No one said it would be easy to hold former House Speaker Ray Sansom and his pals accountable for misusing public money to pursue their personal agendas. Yet narrow court rulings and Sansom's stonewalling have made it even more difficult than anticipated. State Attorney Willie Meggs and state lawmakers have been creative in coping with the unexpected, and they must remain dogged in their pursuit of an appropriate outcome for taxpayers.
Meggs filed grand theft charges earlier this month against Sansom, former Northwest Florida State College president Bob Richburg and developer Jay Odom for conspiring to earmark $6 million in public money for a college building that really was a thinly disguised Destin Airport hangar for Odom's planes. The prosecutor's hand was forced after a circuit judge dismissed a key part of the official misconduct charge against Sansom and an appellate court punted on procedural grounds.
While official misconduct sounds like the most appropriate charge, grand theft might be easier to prosecute and is certainly more direct. Grand theft also carries stiffer penalties. That could inspire Sansom and his friends to seek a plea bargain to settle the charges, and in past cases involving state lawmakers Meggs has proven to be a shrewd negotiator. The state attorney has expressed appropriate outrage about this misuse of public money, and he should not let Sansom off with a slap on the wrist.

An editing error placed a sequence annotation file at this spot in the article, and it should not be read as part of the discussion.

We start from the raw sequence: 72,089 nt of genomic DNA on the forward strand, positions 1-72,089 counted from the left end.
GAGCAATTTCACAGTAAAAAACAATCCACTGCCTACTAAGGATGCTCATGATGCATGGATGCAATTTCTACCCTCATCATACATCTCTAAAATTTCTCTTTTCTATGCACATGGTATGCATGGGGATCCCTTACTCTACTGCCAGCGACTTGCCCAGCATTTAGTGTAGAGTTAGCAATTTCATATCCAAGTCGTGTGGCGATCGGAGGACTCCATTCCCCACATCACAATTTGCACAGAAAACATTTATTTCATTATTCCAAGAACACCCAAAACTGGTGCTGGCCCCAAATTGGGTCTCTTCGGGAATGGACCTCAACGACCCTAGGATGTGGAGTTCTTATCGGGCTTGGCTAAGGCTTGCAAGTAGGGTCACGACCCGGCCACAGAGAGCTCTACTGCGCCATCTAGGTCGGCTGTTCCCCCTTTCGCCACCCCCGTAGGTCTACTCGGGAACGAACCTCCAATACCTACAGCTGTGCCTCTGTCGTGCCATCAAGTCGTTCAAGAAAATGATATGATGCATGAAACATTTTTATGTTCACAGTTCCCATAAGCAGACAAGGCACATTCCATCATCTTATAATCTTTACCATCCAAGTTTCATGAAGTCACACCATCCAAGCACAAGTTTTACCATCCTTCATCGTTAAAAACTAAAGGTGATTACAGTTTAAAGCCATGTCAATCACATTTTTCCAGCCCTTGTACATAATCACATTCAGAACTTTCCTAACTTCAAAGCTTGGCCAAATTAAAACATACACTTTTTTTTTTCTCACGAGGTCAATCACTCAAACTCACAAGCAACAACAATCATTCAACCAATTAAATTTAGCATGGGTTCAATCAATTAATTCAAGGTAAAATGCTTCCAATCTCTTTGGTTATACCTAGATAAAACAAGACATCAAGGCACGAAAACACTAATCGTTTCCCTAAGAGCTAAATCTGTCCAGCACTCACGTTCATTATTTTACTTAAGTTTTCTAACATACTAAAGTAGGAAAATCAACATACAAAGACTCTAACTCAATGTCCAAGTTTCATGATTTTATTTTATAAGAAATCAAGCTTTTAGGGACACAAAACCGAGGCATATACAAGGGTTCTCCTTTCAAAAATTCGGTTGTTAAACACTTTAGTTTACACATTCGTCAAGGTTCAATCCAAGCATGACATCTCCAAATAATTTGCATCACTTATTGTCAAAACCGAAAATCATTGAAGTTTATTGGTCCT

Meanwhile, a House panel has been forced to delay its disciplinary hearings because Sansom needs a new lawyer and refuses to testify. A special prosecutor persuaded a judge to release to her Sansom's grand jury testimony, an unusual but appropriate move given the lawmaker's lack of cooperation. Sansom, who cannot seek re-election because of term limits, appears to be stalling. He may figure he will escape the embarrassment of being reprimanded or expelled from the Legislature by his colleagues if the five-member committee cannot meet before the session starts in March. The committee should not let Sansom dictate its schedule, and it should hold its hearings as soon as possible.
Despite the obstacles, both the prosecutor and the House have an obligation to press ahead to bring this scandal to an appropriate conclusion. The Destin Republican must be held accountable for his misuse of public money, and there are broader messages that must be sent as well. Legislators must understand there are consequences to misusing their public office for private gain. And Floridians must have confidence that the judicial and legislative branches of government will hold powerful politicians responsible when they violate the public trust.